We all know that a day is the 24 hours it takes for the earth to rotate on its axis in relation to the sun. Although the convention is to start the day from midnight, in medieval times the day began just after sunset and there are many cultures and religions that still use the sunset as the boundary.
In the western world, we have an average life expectancy of around 80 years, or 29,200 days, which seems very generous when compared to the 24 hours of a mayfly; but in the fast-paced modern world we live in, our days quickly come and go.
Many of us share the same daily routine of waking, washing, eating, travelling, working, eating, working, travelling, eating, relaxing and socialising, then sleeping, which punctuates most of our working lives. It’s no wonder we get caught up in the routine, as one busy day merges with the next, until the weekend arrives.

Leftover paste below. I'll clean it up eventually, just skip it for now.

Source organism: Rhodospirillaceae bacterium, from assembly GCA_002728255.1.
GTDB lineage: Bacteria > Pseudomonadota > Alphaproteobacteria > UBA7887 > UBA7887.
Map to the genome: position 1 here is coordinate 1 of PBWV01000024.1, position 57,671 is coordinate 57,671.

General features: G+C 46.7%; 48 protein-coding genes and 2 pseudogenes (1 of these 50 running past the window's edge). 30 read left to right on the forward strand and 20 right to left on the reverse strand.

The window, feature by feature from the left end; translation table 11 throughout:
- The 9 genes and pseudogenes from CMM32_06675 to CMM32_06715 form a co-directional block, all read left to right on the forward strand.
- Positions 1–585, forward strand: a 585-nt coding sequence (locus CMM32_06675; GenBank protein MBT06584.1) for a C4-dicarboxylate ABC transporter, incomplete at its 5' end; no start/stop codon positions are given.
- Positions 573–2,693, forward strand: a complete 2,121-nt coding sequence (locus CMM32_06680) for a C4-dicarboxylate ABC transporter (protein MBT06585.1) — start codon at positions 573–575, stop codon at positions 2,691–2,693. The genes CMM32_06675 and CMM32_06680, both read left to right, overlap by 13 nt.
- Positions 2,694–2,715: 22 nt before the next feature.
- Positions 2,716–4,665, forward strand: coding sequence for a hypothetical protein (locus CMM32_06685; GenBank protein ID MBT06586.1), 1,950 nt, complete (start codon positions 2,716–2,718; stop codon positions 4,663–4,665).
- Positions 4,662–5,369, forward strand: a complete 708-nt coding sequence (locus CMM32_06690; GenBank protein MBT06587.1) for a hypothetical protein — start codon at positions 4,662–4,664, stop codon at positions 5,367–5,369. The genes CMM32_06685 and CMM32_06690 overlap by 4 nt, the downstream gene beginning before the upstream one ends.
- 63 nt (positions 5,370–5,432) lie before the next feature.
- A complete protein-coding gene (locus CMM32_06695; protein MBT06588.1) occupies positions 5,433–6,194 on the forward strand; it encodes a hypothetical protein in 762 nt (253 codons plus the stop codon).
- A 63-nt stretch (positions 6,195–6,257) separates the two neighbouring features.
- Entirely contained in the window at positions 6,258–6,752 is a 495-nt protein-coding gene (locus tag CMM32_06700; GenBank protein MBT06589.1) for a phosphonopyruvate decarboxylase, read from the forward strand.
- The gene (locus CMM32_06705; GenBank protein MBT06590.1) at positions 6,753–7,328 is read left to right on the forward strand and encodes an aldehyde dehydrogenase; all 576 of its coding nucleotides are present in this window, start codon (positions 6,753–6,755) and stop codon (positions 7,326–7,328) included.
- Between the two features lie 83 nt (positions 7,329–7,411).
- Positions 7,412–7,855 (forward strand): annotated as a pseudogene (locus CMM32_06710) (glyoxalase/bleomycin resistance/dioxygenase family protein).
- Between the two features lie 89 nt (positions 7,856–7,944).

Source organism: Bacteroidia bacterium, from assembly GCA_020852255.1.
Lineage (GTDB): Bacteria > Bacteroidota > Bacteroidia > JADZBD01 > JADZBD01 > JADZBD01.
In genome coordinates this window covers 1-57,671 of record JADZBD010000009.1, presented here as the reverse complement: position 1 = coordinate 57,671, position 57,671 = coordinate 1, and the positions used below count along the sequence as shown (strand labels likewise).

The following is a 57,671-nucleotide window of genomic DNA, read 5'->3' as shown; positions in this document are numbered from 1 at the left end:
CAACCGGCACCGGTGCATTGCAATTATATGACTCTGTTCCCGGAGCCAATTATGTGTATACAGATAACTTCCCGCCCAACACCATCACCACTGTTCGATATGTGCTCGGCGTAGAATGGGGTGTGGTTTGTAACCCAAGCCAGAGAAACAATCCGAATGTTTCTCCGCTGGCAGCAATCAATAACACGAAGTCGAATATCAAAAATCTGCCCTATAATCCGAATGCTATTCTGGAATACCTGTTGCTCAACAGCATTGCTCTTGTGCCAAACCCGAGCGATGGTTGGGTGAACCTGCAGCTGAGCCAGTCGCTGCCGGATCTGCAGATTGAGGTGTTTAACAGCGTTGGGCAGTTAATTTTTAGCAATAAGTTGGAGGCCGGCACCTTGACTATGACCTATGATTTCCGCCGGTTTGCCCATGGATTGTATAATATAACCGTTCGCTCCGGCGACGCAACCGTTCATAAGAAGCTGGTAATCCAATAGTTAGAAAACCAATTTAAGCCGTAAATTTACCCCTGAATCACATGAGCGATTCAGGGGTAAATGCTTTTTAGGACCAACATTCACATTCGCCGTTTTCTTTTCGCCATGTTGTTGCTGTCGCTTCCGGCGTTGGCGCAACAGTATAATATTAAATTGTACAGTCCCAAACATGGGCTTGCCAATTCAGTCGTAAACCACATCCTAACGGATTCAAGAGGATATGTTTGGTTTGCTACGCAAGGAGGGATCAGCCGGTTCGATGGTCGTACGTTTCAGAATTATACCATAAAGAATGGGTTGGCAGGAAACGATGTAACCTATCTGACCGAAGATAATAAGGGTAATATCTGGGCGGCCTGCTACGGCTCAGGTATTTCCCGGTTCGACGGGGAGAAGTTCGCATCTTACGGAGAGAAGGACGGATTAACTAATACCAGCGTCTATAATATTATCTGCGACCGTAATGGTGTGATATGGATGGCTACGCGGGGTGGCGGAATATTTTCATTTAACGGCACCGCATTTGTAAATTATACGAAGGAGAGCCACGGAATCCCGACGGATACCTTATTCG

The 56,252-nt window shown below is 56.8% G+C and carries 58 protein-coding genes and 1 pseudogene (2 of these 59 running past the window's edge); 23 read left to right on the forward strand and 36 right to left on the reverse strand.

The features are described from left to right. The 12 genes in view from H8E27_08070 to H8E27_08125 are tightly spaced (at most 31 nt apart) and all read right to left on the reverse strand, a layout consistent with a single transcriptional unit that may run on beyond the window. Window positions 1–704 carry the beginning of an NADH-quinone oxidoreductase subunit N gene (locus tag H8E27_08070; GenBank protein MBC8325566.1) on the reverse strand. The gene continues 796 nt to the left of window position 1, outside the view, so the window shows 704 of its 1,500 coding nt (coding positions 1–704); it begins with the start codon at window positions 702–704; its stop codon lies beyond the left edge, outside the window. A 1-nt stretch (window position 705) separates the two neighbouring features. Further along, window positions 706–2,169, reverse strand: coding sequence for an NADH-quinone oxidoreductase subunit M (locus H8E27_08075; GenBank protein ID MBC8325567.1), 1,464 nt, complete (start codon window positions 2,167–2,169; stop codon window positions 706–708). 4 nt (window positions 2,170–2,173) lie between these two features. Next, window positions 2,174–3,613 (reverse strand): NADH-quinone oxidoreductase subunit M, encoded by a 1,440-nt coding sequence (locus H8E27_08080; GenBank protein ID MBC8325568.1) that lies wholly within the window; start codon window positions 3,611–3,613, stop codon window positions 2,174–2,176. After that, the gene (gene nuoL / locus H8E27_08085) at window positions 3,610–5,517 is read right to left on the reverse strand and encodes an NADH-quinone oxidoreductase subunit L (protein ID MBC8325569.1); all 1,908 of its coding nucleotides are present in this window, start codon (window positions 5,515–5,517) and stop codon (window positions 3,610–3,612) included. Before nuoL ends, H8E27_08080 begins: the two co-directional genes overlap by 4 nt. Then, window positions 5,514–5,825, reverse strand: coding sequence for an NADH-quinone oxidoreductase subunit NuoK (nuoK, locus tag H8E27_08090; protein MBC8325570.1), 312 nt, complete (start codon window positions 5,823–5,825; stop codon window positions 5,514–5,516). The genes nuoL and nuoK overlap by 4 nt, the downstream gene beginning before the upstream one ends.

If every day is precious, how many days have we squandered by not fully appreciating the joy and wonder of being alive; open and aware, kind and compassionate, and working as skilfully as we can with each passing moment?
It’s not that we expect to be mindfully aware every moment of the day; there are bound to be times where we drift off in thought or get caught up in emotions, which is only human. It’s also unrealistic to expect each day to be an amazing, life-changing experience. Although some days will really stand out, most will be average and relatively normal. So how can we meet each day with awareness, appreciation and gratitude for what it means to be human, even when what we’re doing seems mundane?
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